Antonio Canova ( 1757 – 1822 ) In 1770, Canova was an apprentice to Giuseppe Bernardi, aka ‘Torretto’ and Giovanni Ferrari until he began his studies at the Accademia di Belle Arti di Venezia.At the Academy, he won several prizes. And was given his first workshop within a monastery.
The Senator Giovanni Falier commissioned Canova to produce statues of Orpheus and Eurydice for his garden – the Villa Falier at Asolo, and were exhibited for the Piazza S. Marco. His work won Canova his first renown among the Venetian elite.
In 1780 we went to Rome and studied and sketched the works of Michelangelo.
By 1800, Canova was the most celebrated artist in Europe, acquiring patrons from across Europe including France, England, Russia, Poland, Austria and Holland, as well as several members from different royal lineages. Among his patrons were Napoleon and his family, including: Napoleon as Mars the Peacemaker, and Venus Victrix which was portrayal of Pauline Bonaparte.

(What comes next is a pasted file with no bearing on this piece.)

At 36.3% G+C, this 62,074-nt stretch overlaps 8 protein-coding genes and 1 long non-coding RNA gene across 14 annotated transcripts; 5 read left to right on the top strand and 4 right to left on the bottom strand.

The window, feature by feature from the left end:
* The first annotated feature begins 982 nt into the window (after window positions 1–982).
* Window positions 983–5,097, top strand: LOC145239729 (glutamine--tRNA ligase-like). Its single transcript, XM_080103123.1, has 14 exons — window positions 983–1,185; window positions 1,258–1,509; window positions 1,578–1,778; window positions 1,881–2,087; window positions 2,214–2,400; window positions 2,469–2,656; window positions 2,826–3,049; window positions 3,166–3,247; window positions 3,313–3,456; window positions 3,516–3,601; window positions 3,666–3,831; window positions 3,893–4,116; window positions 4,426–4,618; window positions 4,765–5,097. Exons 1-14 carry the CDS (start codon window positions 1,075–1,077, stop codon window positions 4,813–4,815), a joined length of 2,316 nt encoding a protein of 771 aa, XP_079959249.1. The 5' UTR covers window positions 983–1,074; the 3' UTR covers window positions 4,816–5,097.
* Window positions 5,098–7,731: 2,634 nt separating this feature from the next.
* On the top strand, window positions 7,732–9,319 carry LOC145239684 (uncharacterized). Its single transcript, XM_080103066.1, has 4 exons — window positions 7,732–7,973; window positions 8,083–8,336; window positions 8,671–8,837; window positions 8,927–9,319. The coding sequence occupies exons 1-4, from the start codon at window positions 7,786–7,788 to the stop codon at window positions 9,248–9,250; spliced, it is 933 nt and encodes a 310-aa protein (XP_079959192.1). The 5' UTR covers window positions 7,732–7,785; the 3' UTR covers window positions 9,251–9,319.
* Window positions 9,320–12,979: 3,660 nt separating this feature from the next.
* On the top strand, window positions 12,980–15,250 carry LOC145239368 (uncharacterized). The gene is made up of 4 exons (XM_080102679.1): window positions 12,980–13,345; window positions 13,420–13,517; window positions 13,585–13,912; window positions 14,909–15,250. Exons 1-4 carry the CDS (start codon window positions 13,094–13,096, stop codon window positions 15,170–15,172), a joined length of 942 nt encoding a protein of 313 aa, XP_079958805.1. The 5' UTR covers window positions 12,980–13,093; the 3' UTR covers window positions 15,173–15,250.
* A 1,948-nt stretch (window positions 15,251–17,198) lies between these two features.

In 1815, he was named ‘Minister Plenipotentiary of the Pope’ and was tasked with recovering various works of art that were taken to Paris by Napoleon.
In 1816 Canova returned to Rome and was appointed President of the Accademia di San Luca, inscribed into the “Golden Book of Roman Nobles” by the Pope’s own hands,and given the title of Marquis of Ischia, alongside an annual pension of 3000 crowns.
Upon his death, his body was placed in the Tempio Canovianoand his heart was interred at the Basilica di Santa Maria Gloriosa dei Frari in Venice, and his right hand preserved in a vase at the Accademia di Belle Arti di Venezia.
His memorial service was so grand that it rivaled the ceremony that the city of Florence held for Michelangelo in 1564.